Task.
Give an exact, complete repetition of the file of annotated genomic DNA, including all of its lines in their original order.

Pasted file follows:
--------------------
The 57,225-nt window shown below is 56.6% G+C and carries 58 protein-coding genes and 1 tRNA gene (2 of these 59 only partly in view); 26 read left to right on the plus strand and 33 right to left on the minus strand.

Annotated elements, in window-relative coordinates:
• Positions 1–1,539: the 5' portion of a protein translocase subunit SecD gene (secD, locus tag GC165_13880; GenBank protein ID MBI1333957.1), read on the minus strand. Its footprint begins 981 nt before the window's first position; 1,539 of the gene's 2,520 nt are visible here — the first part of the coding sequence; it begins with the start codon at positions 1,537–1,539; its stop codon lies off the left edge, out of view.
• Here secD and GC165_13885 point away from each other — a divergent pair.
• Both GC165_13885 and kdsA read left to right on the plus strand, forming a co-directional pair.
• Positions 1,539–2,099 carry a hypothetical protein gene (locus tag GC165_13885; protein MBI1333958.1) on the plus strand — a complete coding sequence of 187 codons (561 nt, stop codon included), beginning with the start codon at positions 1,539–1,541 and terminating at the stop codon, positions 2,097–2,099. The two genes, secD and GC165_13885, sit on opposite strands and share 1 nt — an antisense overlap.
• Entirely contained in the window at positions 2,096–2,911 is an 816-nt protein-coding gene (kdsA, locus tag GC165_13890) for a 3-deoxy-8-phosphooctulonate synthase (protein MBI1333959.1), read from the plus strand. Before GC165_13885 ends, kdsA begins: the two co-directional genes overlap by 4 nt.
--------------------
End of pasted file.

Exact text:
The 57,225-nt window shown below is 56.6% G+C and carries 58 protein-coding genes and 1 tRNA gene (2 of these 59 only partly in view); 26 read left to right on the plus strand and 33 right to left on the minus strand.

Annotated elements, in window-relative coordinates:
• Positions 1–1,539: the 5' portion of a protein translocase subunit SecD gene (secD, locus tag GC165_13880; GenBank protein ID MBI1333957.1), read on the minus strand. Its footprint begins 981 nt before the window's first position; 1,539 of the gene's 2,520 nt are visible here — the first part of the coding sequence; it begins with the start codon at positions 1,537–1,539; its stop codon lies off the left edge, out of view.
• Here secD and GC165_13885 point away from each other — a divergent pair.
• Both GC165_13885 and kdsA read left to right on the plus strand, forming a co-directional pair.
• Positions 1,539–2,099 carry a hypothetical protein gene (locus tag GC165_13885; protein MBI1333958.1) on the plus strand — a complete coding sequence of 187 codons (561 nt, stop codon included), beginning with the start codon at positions 1,539–1,541 and terminating at the stop codon, positions 2,097–2,099. The two genes, secD and GC165_13885, sit on opposite strands and share 1 nt — an antisense overlap.
• Entirely contained in the window at positions 2,096–2,911 is an 816-nt protein-coding gene (kdsA, locus tag GC165_13890) for a 3-deoxy-8-phosphooctulonate synthase (protein MBI1333959.1), read from the plus strand. Before GC165_13885 ends, kdsA begins: the two co-directional genes overlap by 4 nt.